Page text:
I first played this version of Street Fighter on my Sega Dreamcast years ago. I recall being a bit thrown by it at first. I had spent so much time playing Street Fighter II and its fifty variants that I had grown incredibly comfortable with a handful of characters like Ryu, Ken, Cammie and Guile. I figured my Street Fighter II experience would translate well to this new game, but that was only half-true.
Many of the same techniques were used, such as how to pull off a character’s special moves. Street Fighter III had a very different pacing to it though, and the addition of some of the more technical moves like parrying completely threw me off at first.
Graphics – 7:
The backgrounds do little to impress, though the characters move nicely. There is some good character design here, with a lot of unique animations and general character appearances. That being said, the level of detail is not quite up to par with fighters today, though some of the filter options are cool to play around with.
Sound & Music – 8:
I actually liked this soundtrack better than the Street Fighter II original one (though I liked the Remix version’s better than Street Fighter III). Everything sounds good and clean musically while the game peppers you with character shouts and impact sound effects.
Gameplay – 9:
The controls definitely take some getting used to. Street Fighter has always been able to manage the tightrope act of staying accessible and popular to the masses, while having some solid technical expertise behind the combatants. That being said, I think this is probably the toughest Street Fighter game to master. Canceling out of moves to pull off parries was an entirely new mechanic that really takes some serious time to perfect.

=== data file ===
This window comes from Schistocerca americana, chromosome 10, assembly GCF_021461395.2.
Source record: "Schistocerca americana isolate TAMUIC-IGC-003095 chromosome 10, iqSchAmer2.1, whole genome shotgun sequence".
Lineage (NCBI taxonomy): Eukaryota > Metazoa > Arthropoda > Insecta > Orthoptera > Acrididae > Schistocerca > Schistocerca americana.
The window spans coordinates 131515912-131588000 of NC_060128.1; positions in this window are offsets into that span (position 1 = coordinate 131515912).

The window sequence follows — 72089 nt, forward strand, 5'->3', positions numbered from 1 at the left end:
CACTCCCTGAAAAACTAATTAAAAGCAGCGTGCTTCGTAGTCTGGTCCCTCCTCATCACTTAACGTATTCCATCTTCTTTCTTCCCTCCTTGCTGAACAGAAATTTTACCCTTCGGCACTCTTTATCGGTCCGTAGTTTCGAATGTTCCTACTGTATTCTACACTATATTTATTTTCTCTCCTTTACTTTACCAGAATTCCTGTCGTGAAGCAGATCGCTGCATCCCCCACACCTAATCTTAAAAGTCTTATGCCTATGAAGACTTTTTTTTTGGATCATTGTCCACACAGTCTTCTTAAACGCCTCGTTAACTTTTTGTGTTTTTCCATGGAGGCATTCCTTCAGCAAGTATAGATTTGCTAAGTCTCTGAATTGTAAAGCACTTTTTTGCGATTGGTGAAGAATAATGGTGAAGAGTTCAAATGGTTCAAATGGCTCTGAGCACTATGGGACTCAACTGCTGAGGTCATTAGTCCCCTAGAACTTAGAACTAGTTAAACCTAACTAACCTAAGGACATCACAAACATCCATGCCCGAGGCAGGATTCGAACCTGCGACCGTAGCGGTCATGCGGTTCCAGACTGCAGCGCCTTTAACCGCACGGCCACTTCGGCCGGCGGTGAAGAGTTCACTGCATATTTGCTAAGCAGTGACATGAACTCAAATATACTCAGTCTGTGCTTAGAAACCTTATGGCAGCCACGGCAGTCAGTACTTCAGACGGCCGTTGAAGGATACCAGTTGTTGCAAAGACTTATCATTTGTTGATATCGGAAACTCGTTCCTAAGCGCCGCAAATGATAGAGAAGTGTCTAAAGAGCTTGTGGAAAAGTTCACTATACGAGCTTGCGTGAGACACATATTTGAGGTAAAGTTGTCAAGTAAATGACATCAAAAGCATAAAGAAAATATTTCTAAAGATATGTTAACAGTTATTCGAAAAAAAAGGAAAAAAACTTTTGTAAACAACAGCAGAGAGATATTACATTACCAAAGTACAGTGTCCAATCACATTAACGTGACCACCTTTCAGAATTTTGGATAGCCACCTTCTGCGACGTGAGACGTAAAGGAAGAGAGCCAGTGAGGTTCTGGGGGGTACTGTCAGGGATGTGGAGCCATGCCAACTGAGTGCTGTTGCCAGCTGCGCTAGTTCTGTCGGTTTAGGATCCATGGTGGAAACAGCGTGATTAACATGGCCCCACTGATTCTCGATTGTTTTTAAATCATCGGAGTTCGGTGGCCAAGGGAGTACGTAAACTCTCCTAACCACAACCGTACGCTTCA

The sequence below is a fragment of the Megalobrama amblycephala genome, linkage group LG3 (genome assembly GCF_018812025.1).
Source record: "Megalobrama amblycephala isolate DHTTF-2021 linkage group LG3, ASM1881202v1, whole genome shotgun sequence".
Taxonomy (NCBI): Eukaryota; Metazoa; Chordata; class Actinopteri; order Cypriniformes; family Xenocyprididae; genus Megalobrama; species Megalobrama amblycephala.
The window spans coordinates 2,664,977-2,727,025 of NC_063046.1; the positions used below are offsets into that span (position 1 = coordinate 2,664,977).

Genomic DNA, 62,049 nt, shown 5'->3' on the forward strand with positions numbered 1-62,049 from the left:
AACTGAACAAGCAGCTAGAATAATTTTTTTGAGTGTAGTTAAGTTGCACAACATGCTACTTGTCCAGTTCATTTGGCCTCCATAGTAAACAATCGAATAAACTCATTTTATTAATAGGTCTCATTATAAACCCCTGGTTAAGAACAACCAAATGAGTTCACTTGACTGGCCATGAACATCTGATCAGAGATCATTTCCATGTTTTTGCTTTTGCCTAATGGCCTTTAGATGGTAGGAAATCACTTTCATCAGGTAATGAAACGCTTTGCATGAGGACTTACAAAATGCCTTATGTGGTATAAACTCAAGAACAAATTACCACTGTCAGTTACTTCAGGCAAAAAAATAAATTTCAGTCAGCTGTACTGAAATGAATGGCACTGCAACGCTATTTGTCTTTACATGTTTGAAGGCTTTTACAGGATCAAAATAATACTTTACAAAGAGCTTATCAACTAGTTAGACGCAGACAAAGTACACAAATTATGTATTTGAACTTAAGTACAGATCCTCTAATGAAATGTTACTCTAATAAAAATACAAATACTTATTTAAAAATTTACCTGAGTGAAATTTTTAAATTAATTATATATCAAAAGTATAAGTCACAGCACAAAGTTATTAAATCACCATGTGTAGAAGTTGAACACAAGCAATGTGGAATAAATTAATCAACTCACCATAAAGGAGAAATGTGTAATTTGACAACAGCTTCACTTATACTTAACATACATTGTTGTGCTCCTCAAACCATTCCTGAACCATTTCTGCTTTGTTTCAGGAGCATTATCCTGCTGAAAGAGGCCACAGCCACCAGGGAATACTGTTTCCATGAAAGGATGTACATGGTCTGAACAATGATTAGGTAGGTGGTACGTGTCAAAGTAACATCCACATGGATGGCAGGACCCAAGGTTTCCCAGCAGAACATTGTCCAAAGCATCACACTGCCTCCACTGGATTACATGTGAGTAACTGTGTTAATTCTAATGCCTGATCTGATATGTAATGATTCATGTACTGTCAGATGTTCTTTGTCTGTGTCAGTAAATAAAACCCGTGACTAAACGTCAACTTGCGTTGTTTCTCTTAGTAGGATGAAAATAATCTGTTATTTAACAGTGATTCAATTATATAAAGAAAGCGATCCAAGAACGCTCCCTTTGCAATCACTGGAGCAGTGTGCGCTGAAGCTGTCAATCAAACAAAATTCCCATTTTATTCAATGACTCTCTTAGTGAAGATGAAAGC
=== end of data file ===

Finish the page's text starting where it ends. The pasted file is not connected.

Intangibles – 9:
There are a ton of characters, as you would almost expect out of any fighter nowadays. If you take the time to master a character or two, it is very rewarding in my opinion. There is a very clear reward for taking the time to train and pick up on the combat nuances. Street Fighter has never been particularly kind to button mashers, but I think Street Fighter III was actually the most elitist of the titles. That will turn a lot of players off the way the incredibly technical Virtua Fighter series does, but for those who want to sink their time into it, Street Fighter III can be very rewarding.
Overall – 8.25:
The online options add a ton of life to this game. Everything looks and sounds good, but the real adventure is in learning and doing your best to master a particular character or set of characters. The training modes really help with the difficult learning curve. You have the sort of standard free mode for sparring, and you can even script what kinds of moves and combos you want to have the AI use against you. But there is also a trial mode that gives you some challenges that range from ‘kind of easy’ to ‘ridiculously difficult’. Oh, including the scenario from EVO 2004 called ‘Parry Trial 10’. If you don’t know what that refers to? Arguably one of the best Street Fighter finishes ever. Well, here you go: